FIT FOR DUTY – Thirty-seven recruits graduating from the Alaska Department of Public Safety Training Academy's Law Enforcement Training Session 1802 take the oath of office this afternoon at the Sheet'ka Kwaan Naa Kahidi. The audience was told that during the rigorous 16-week session recruits lost a combined 200 pounds of body fat. The graduates will be taking law enforcement positions around the state from the North Slope Borough Police Department to statewide Alaska Wildlife Troopers to the Ketchikan Police Department. Speaker at the ceremony was DPS Deputy Commissioner William Comer, who graduated from the academy in 1985. (Sentinel Photo by James Poulson)

King Salmon Quota Raised

    The Alaska Department of Fish and Game today announced that the all-gear chinook salmon quota has increased  from last year’s allocation.

A troller fishes Sitka Sound. (Sentinel file photo)

    Under provisions of the Pacific Salmon Treaty, the abundance index for Southeast Alaska is 2.57, which is in an all-gear harvest quota of 439,400 treaty chinook, non-Alaska-hatchery produced.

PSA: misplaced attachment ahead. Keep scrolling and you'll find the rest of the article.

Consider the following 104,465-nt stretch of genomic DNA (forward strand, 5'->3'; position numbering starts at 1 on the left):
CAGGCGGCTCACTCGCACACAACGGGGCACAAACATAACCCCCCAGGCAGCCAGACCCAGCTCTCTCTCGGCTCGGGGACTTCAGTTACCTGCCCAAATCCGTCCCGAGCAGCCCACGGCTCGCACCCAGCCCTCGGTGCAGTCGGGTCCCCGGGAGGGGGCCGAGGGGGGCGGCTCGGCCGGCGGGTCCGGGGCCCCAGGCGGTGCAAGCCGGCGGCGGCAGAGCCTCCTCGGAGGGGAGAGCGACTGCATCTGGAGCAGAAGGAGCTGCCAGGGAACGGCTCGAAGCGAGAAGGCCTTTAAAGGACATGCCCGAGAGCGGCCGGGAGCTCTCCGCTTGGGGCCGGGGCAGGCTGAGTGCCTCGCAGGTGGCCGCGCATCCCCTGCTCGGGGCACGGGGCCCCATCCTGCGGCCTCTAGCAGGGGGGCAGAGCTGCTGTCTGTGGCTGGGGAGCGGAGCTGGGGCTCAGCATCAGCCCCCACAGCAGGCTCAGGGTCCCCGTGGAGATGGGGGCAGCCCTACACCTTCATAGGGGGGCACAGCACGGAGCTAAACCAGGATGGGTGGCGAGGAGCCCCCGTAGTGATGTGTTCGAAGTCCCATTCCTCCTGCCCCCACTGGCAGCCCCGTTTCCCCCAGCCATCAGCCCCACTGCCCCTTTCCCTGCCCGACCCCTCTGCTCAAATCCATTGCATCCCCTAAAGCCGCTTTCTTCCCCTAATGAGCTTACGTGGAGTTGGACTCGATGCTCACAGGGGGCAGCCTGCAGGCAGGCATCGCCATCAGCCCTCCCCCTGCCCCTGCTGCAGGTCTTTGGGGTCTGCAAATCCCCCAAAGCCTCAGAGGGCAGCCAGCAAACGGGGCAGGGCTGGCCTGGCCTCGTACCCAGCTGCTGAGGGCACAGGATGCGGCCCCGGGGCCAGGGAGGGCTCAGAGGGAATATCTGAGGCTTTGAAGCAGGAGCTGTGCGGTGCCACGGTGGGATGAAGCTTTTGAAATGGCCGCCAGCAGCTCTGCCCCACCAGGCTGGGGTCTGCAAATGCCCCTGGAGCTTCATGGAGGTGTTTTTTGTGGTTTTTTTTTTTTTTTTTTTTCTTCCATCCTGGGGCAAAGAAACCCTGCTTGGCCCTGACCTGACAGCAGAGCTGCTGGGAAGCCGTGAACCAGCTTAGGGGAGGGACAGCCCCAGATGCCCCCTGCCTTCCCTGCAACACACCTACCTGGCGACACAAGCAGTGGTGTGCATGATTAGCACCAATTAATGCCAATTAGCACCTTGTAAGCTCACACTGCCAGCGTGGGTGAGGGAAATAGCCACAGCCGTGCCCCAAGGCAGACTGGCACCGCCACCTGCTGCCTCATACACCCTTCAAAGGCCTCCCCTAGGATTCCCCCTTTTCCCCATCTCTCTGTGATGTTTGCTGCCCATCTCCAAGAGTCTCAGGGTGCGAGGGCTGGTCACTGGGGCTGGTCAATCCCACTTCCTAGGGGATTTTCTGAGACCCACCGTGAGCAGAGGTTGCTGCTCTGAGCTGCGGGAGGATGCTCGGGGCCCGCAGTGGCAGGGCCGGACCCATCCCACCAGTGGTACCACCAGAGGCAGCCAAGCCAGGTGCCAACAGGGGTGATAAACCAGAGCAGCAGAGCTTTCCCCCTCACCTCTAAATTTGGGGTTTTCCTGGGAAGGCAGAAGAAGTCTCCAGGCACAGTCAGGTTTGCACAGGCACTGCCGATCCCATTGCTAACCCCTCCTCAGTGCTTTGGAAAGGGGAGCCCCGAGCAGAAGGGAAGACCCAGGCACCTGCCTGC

ADF&G said that the all-gear abundance-based quota represents an increase of 263,400 fish when compared with last year’s preseason quota of 176,000 fish, at an AI of 1.20. This year’s preseason troll treaty harvest allocation is 325,411 chinook, an increase of 195,549 fish when compared with last year’s 129,862 fish.
    The all-gear chinook salmon quota is allocated among commercial and sport fisheries according to management plans established in regulation by the Alaska Board of Fisheries. Most king salmon produced from Alaska hatcheries are not factored into the AI and may be harvested in addition to the treaty limit.
    The summer commercial troll quota is calculated by subtracting the treaty kings harvested in the winter and spring troll fisheries from the annual troll treaty allocation. The winter fishery, currently in progress, is managed as not to exceed the guideline harvest level of 45,000 treaty king salmon.
    The annual all-gear harvest quota for Southeast Alaska is determined by the Chinook Technical Committee of the Pacific Salmon Commission.
    That quota is based on the forecast of Pacific coast king salmon stocks originating from river systems in the area subject to management under the treaty, which stretches from Cape Suckling, Alaska, to Cape Falcon, Ore. The actual king salmon runs to a number of river systems in 2013, especially to portions of the Columbia River, were far in excess of the forecasted levels.
    Forecasts for large runs to those systems in 2014 are reflected in this year’s increased quota, the department said.
    News releases web site: Troll fishery information can be found at:

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